Scope and goal of the ReDMIL 2018 doctoral summer school

In this context, the RedMIL 2018 doctoral summer school aims at contributing to the convergence between digital, media and information literacy research by bringing together researchers from all three communities, to foster the scientific debate and explore connections between them. 

The summer school is an international training program that will alternate between framing presentations by senior researchers and the in-depth discussion of emerging research by participating PhD students. 

It is organized on September 11th-14th, 2018 by the Groupe de Recherche en Médiation des Savoirs (Knowledge Mediation Research Group) at the Université catholique de Louvain, Belgium, in partnership with the Canada Research Chair in Media Education and Human Rights (Université TELUQ).

The theme of the 2018 edition is: "Literacies as culture, practices, and competences". Participants will be invited to question the way they define digital/media/information literacy in terms of culture, practices, or competences, what it entails in terms of methods for their research, and how it shapes the usefulness of their research and how and where they can valorize its outputs. 

The goal of this summer school is to allow PhD students engaged in a doctoral research in the field of digital literacy, media literacy or information literacy:

  • to benefit from the expertise of renowned researchers in their field, though theoretical and methodological presentations;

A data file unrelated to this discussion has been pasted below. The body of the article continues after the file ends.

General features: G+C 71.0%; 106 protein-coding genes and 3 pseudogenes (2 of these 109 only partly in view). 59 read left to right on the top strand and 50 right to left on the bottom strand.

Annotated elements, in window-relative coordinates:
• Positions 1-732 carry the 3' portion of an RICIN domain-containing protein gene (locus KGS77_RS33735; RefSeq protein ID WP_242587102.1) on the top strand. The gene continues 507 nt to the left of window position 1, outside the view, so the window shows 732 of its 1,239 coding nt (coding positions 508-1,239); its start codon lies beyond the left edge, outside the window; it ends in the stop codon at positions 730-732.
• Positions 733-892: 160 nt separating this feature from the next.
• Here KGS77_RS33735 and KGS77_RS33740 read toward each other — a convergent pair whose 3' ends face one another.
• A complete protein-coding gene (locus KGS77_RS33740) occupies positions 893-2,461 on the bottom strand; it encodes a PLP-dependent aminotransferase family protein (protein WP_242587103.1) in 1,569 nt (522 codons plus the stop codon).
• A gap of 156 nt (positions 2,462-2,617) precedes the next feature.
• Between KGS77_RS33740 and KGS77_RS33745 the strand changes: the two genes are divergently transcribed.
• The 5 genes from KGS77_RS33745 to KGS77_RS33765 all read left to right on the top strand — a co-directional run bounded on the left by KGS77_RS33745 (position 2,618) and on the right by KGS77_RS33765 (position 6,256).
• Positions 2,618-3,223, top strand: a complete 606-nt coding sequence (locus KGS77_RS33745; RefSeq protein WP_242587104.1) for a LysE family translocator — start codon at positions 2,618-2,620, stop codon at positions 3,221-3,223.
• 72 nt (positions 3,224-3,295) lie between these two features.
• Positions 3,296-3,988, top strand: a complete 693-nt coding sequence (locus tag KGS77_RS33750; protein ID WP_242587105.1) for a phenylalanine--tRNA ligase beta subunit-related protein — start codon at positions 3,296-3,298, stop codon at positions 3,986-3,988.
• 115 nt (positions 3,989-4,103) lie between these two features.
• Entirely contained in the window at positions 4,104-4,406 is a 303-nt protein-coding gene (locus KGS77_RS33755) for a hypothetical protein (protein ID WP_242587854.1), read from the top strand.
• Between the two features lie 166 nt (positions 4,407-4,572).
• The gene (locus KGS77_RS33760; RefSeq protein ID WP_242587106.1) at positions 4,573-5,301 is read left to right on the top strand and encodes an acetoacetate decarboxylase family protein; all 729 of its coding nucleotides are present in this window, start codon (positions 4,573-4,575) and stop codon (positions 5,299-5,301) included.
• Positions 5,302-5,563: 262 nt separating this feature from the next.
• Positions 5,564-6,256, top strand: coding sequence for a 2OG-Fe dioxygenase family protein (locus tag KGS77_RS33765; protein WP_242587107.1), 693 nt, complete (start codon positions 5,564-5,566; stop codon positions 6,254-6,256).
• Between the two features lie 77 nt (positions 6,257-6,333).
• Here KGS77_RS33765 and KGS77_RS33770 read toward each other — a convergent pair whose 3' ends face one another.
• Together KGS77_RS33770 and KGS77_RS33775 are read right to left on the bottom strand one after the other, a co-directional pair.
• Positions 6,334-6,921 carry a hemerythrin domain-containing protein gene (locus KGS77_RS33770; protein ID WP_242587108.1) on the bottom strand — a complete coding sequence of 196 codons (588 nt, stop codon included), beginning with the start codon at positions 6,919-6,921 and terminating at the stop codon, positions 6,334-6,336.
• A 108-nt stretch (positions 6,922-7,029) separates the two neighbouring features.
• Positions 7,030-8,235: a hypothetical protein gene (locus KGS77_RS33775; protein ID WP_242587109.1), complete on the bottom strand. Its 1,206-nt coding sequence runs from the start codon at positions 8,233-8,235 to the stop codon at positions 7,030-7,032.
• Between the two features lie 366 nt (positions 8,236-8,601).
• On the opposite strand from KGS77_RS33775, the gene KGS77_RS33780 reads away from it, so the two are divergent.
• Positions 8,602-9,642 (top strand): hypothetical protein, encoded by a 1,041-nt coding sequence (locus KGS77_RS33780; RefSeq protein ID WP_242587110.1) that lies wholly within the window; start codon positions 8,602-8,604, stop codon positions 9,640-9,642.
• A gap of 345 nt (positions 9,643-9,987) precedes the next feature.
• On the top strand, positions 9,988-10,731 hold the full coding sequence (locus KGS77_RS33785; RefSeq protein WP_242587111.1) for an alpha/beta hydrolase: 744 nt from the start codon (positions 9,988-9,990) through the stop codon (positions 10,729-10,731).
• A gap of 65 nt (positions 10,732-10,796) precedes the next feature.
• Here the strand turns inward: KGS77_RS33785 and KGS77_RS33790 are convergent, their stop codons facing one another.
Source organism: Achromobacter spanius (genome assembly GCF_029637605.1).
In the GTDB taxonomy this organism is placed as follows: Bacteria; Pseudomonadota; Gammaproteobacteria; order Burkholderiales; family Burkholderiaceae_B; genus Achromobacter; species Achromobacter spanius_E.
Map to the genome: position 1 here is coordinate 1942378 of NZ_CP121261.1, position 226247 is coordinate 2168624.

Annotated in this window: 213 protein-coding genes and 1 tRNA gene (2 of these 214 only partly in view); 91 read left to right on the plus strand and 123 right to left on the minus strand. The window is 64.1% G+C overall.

• to present their own research to an audience composed of these experts, as well as other PhD students and researchers;
  • to work collectively to the enhancement of their research work with other participants;
  • to improve their knowledge of the research undertaken by their peers.

The Summer School will start with a poster session (Sept. 11th), followed by six half-day workshops (Sept. 12th-14th) on the following topics:

  • theoretical frameworks in the study of digital, media and information literacies (one workshop);
  • epistemological issues in new literacies research (one workshop);
  • methods for observing, documenting, and assessing literacies and their associated educational practices and policies (three workshops);
  • designing research with social relevance and valorizing research results in society (one workshop).

Each half-day workshop will open with one or two plenary talks by renowned experts, followed by a session focused on the research work of the participating PhD students, exploring them from the perspectives developed in the plenary talks. In addition to presenting an outline of their work at the opening poster session, each participating PhD student will have the opportunity to present their work in two sessions, on two different topics.

The Summer School will also allow for numerous informal interactions (including a networking dinner) between experts, researchers and PhD students.

Confirmed speakers:

  • Maria José Brites, Lusófona University of Porto, Portugal
  • Sirkku Kotilainen, University of Tampere, Finland